Add the Kansas City Chiefs to the list of teams whose players are making plans to practice on their own if the owners lock them out.
Chiefs safety Eric Berry says he and many of his teammates have already agreed to get together in Kansas City in early April if a lockout prevents the team from organizing an offseason program.
“That’s the date we kind of set to come up and either have a meeting or something to kind of get on the same page,” Berry told the Kansas City Star. “We’ll probably move toward something like that, just to make sure we’re all in accord. Our goal is to come out ahead. I’ve been talking to everybody in the off-season. They’re pretty much ready to go. Everyone’s been working out and getting ready for this upcoming season. We don’t know when it’s going to start but I’m pretty sure the Chiefs are going to be ready.”
Added Chiefs running back Jamaal Charles, “We will have to get the people together.”
Of course, the Chiefs don’t “have to” get together at all. If the owners are choosing not to pay the players, the players don’t have to work for free.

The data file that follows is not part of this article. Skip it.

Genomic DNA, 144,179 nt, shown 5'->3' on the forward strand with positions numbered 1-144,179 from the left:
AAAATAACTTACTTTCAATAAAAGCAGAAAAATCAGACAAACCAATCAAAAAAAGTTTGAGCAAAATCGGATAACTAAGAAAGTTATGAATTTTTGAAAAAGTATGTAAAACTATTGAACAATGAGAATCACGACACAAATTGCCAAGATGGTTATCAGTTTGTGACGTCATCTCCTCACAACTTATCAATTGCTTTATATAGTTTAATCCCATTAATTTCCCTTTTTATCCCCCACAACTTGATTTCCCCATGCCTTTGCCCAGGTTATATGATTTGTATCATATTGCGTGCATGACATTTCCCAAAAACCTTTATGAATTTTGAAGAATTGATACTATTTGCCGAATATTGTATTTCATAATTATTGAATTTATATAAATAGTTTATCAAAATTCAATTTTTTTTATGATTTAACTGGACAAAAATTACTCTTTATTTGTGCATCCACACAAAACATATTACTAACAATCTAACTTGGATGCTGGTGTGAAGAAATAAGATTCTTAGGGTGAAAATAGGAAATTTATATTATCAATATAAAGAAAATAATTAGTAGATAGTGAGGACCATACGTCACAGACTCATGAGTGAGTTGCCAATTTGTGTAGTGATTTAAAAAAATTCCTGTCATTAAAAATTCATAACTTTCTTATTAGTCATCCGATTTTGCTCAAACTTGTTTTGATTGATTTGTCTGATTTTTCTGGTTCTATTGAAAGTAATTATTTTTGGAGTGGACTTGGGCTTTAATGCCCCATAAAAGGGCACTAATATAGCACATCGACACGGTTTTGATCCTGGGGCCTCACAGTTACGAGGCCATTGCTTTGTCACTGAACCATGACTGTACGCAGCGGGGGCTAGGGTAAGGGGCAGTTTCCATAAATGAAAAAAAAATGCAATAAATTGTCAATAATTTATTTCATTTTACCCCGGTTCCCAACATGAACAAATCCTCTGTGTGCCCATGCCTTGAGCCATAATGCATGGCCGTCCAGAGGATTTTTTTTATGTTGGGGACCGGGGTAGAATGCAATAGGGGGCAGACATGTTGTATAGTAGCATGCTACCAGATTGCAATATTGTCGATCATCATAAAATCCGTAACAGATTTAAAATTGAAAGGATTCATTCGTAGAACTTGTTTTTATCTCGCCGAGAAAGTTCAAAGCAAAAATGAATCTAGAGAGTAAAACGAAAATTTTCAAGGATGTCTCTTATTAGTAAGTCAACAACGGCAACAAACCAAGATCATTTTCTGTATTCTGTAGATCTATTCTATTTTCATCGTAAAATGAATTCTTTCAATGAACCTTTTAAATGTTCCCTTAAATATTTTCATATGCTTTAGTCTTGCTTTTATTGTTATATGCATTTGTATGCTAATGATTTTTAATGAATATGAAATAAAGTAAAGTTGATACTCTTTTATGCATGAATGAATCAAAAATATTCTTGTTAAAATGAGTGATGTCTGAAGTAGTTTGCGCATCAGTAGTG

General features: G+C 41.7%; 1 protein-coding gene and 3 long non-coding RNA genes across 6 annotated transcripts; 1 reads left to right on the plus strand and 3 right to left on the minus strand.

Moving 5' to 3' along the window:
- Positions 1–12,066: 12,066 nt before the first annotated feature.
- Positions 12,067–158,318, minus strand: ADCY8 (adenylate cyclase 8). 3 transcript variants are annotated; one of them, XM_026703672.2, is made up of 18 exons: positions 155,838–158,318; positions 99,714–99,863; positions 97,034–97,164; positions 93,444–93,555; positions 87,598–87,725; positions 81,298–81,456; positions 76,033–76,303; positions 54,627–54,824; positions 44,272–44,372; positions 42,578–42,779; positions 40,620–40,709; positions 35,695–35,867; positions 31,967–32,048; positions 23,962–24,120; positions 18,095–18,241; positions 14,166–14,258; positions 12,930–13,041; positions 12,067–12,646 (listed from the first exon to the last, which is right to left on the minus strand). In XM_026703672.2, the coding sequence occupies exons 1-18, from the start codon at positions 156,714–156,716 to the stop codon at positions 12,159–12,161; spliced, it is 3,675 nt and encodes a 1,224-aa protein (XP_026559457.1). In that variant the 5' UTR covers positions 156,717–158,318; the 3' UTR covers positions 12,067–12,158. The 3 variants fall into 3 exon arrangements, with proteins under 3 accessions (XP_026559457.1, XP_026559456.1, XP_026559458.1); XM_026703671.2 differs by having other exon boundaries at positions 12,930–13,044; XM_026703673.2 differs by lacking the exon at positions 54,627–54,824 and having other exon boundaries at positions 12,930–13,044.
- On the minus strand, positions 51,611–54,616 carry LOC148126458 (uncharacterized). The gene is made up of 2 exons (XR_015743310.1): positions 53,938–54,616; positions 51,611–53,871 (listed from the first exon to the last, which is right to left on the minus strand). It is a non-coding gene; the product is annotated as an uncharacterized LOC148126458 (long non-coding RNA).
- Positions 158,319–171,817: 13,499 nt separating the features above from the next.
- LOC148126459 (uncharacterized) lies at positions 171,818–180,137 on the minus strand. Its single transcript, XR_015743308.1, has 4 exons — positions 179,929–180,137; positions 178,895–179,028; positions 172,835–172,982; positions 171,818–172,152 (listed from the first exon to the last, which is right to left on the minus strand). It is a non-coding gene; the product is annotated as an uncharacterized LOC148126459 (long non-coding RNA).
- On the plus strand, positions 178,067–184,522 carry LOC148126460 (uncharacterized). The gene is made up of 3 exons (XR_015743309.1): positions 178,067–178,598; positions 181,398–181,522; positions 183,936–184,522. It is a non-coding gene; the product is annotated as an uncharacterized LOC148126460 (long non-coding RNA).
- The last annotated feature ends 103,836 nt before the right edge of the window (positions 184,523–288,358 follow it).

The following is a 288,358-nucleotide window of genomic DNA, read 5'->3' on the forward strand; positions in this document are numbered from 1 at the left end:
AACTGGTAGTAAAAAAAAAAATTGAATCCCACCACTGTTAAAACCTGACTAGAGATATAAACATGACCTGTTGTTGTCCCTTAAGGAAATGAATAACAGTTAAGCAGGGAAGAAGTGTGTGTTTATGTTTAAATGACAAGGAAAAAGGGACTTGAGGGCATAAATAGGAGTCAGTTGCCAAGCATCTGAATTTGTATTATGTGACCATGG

And a willingness to work for free may be harmful to the union’s cause. If the players tell the owners they’re going to practice for free during a lockout, there’s less incentive for the owners to get an agreement done quickly.
So it wouldn’t be surprising if some of the more pro-union players on the Chiefs chime in and say they shouldn’t be organizing lockout workouts. Even if Chiefs fans have to love the fact that the team’s two best young players are dedicated enough that they want to work, whether they’re locked out or not.